Background: Globally, there is evidence supporting the co-occurrence of intimate partner violence (IPV), substance use disorders (SUD) and mental health disorders among women in prisons, however, there is limited research investigating these domains in the Andean region where rates of female incarceration have increased. The study objective was to explore the prevalence of IPV, SUD and depression among incarcerated women in a Peruvian prison and explore associations among these variables and related correlates. Methods: 249 incarcerated women responded to a questionnaire about IPV, substance use, depression, and sexual behavior, and were screened for HIV/sexually transmitted diseases (STDs). Univariate analysis and logistic regression were used to estimate relative risk and the influence of substance use and depression on IPV rates. Results: Twelve months prior to incarceration, of the women with sexual partners pre-incarceration (n = 212), 69.3% experienced threats of violence, 61.4% experienced ≥1 acts of physical violence, and 28.3% reported ≥1 act of sexual aggression. Pre-incarceration, 68.1% of drug-using women had a SUD, and 61.7% of those who consumed alcohol reported hazardous/harmful drinking. There were 20 (8.0%) HIV/STD cases; and 67.5% of the women reported depressive symptoms. Compared to women with no experiences of physical violence, a greater proportion of women who experienced least l violent act had depressive symptoms and engaged in sex work pre-incarceration. Depression was associated with physical violence (adjusted relative risk = 1.35, 95% confidence interval: 1.14–1.58). Recommendations: The findings provide evidence of a syndemic of IPV, substance abuse and depression among incarcerated women in a Peruvian prison. To help guide policy makers, further research is needed to determine if this is indicative of trends for other at-risk women in the region, and viable options to treat these women during incarceration to prevent recidivism and other long-term negative sequalae.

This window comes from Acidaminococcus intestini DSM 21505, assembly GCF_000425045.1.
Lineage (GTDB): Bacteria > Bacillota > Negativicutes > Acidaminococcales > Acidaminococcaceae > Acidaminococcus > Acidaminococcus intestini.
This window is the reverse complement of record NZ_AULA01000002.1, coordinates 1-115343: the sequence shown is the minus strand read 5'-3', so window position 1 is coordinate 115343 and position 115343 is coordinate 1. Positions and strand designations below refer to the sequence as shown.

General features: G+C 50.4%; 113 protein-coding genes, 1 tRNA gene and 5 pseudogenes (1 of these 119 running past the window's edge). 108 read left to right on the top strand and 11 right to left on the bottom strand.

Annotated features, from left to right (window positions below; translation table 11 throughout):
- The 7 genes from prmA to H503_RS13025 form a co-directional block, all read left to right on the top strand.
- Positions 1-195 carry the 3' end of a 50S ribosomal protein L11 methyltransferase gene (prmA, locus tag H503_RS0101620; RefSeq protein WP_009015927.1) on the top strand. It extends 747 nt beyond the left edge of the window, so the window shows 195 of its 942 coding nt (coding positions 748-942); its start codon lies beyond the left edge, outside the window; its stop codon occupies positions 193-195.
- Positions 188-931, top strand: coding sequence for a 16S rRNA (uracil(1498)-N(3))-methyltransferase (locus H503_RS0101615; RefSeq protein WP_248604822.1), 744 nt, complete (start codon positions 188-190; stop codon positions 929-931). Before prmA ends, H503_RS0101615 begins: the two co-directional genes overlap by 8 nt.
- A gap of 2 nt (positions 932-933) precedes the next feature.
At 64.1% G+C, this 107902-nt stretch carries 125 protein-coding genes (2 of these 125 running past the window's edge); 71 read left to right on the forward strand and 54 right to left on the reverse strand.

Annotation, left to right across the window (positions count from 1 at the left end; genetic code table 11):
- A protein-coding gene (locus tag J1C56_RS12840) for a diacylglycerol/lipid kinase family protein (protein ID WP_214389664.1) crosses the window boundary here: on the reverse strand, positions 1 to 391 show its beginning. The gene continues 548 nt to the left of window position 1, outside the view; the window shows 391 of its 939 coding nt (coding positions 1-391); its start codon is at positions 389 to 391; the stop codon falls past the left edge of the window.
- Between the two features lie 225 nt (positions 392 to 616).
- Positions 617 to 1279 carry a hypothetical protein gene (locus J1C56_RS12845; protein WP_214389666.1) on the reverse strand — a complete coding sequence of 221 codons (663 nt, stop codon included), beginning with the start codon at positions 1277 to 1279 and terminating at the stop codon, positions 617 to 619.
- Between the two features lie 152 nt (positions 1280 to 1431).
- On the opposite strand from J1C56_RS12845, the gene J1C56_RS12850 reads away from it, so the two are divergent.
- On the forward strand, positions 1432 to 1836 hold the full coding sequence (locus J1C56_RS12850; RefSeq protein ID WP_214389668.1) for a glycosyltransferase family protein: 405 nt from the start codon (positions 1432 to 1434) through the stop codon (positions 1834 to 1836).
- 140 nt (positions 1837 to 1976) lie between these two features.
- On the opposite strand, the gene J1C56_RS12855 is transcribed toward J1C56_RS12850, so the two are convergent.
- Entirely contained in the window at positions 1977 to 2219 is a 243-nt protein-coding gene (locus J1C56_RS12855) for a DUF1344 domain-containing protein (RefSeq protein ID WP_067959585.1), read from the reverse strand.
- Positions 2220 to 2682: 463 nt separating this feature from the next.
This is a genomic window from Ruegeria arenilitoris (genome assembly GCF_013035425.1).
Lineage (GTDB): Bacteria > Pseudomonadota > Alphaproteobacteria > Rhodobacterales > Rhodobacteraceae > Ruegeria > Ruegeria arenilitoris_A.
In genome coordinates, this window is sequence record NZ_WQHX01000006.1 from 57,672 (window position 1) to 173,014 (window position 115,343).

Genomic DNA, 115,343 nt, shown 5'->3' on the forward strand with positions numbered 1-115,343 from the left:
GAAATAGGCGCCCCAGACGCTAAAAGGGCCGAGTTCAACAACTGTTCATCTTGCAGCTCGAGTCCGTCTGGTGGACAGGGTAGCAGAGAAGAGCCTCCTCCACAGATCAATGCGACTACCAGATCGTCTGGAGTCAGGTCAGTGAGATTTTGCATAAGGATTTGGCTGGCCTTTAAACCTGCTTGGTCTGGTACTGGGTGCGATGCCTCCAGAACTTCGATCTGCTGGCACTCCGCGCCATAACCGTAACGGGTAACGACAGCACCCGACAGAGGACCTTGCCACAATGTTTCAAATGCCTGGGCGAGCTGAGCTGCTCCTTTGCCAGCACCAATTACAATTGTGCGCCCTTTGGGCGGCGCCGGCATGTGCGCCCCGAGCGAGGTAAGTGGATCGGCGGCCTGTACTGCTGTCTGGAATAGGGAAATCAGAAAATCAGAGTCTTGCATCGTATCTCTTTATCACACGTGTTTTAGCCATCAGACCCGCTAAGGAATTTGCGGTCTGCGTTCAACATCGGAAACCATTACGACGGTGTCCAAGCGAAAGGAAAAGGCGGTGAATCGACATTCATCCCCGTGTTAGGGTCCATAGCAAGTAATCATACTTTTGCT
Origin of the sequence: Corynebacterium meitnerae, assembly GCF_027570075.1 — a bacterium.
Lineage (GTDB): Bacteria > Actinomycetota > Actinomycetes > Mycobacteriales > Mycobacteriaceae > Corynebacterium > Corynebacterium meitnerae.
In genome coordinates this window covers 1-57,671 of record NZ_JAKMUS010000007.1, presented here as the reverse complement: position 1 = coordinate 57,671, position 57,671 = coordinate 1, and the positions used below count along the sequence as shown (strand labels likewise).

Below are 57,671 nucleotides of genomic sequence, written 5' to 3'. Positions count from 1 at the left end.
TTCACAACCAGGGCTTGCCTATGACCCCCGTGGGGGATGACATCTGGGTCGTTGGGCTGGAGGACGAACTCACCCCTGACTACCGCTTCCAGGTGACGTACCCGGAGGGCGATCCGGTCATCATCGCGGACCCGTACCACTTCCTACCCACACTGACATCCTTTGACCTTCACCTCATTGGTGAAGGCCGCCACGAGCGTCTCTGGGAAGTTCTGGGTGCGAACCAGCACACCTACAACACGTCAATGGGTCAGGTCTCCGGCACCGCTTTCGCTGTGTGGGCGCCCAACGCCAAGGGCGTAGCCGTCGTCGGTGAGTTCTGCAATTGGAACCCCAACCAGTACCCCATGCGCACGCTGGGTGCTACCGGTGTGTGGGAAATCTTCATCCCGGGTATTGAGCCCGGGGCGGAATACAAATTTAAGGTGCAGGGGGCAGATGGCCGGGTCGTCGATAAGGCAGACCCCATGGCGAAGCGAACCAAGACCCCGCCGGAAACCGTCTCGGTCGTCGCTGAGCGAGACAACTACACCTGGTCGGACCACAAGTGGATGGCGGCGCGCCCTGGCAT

|Original language||English (US)|
|Journal||International journal of environmental research and public health|
|State||Published - Nov 1 2021|
ASJC Scopus subject areas
- Public Health, Environmental and Occupational Health
- Health, Toxicology and Mutagenesis